Pediatric Trauma Society

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Injuries Among Amish Children: Opportunities for Prevention
Abigail K. Koff1; Joshua Honeyman, MD2; Stephen Strotmeyer, PhD, MPH3; Barbara A. Gaines, MD4
1University of Pittsburgh School of Medicine, Pittsburgh, PA; 2Children's Hospital of Pittsburgh of UPMC, Pittsburgh, PA; 3University of Pittsburgh, Pittsburgh, PA; 4Children's Hospital of Pittsburgh of UPMC, Lancaster, PA

Background: Children living in Amish communities may be exposed to uncommon injuries and limited access to care due to their agrarian lifestyle and remote communities.

Methodology: With IRB approval, we performed a retrospective review of Amish patients age ≤12 years presenting to a level I pediatric trauma center between January 1, 2005 and December 31, 2015. Data abstracted from the institutional trauma registry and electronic medical record were analyzed utilizing descriptive statistics and univariate/multivariate analysis.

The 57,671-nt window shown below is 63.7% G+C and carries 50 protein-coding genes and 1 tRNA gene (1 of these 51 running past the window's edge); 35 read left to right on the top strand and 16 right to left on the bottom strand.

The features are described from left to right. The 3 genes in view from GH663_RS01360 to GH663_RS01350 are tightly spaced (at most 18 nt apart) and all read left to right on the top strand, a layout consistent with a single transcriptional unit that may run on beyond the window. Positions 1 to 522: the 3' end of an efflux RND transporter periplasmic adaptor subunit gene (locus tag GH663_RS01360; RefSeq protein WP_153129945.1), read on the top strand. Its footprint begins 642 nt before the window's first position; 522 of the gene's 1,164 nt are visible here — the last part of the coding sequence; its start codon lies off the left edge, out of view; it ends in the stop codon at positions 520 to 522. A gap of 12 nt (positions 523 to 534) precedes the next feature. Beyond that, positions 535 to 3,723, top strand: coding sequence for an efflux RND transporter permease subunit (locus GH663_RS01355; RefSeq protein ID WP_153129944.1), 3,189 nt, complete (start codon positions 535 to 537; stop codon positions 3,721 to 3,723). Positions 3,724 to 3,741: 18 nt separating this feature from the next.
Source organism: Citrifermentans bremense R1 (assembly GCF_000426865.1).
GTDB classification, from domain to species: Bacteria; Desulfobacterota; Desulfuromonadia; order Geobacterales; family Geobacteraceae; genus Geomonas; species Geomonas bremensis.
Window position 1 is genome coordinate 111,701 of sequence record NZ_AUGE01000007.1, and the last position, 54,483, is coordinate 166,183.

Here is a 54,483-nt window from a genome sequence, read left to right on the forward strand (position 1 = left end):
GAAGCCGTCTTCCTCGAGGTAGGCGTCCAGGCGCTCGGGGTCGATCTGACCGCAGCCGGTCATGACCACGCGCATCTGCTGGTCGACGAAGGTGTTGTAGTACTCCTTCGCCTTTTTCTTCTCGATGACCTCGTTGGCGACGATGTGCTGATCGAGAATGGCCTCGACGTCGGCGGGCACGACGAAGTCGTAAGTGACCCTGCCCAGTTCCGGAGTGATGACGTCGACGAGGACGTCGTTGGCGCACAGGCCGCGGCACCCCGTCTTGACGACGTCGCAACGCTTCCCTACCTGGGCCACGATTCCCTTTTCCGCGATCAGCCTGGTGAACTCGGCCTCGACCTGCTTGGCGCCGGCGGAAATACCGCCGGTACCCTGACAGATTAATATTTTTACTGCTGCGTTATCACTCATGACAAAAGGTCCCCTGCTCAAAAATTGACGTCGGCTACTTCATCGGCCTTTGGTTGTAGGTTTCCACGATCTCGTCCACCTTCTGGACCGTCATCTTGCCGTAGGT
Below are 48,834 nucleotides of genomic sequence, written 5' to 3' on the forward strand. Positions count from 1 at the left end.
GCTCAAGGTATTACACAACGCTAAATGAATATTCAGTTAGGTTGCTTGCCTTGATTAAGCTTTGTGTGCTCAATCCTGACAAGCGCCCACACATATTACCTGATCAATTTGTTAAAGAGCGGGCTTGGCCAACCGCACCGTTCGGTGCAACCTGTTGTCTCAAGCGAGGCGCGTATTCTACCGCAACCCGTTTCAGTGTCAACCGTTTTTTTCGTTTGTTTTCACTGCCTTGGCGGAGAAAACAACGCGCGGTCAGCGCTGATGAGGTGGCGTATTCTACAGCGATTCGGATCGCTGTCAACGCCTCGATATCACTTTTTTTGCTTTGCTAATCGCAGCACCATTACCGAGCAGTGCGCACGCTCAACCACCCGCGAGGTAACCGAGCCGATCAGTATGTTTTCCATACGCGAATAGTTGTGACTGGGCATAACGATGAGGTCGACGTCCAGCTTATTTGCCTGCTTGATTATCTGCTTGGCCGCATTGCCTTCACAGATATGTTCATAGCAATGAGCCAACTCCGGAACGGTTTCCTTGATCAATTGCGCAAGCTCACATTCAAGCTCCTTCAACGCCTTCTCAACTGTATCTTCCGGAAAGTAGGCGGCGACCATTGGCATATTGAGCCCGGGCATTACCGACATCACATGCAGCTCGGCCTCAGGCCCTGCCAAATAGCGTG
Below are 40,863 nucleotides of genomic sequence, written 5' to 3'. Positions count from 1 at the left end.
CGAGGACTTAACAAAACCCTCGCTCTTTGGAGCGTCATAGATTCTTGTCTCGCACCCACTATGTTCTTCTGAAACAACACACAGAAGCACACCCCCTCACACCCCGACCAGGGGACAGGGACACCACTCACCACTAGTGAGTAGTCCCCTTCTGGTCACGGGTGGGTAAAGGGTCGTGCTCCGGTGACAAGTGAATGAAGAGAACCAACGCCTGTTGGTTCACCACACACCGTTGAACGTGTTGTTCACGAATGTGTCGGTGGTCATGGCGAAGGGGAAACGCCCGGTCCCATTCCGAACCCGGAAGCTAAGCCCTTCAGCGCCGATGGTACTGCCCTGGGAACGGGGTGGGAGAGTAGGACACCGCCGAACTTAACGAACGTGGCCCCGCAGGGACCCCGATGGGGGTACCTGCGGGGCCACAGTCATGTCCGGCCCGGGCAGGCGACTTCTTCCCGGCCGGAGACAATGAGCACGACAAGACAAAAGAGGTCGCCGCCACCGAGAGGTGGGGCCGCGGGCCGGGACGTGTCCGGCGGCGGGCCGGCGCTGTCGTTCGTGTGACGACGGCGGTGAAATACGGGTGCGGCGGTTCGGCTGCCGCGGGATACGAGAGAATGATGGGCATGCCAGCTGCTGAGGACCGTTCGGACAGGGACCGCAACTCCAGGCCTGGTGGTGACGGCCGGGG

Results: 183 Amish children were admitted, and 2 died from injuries. Patients were 72.1% male; the median age was 5 (IQR 3-8); median injury severity score (ISS) was 9 (IQR 4-14), Most injuries were the result of blunt force trauma (91.8%). The most frequent mechanisms were falls (62.7%), followed by animal-related (19%), and buggy (15.1%). Most injuries occurred at home (44.4%) or on a farm (33.9%). Hayhole falls were a unique source of injury with a high ISS (12; IQR 6 - 17). Overall median length of stay (LOS) was two days (IQR 1-3), with animal-related injuries associated with the longest LOS (3 days; IQR 1-4.75).

Conclusions: The majority of injuries among Amish children are due to falls. Hayhole falls and animal-related injuries result in the highest ISS and longest LOS. These findings identify the farm as a potential target for culturally appropriate interventions for risk modification.

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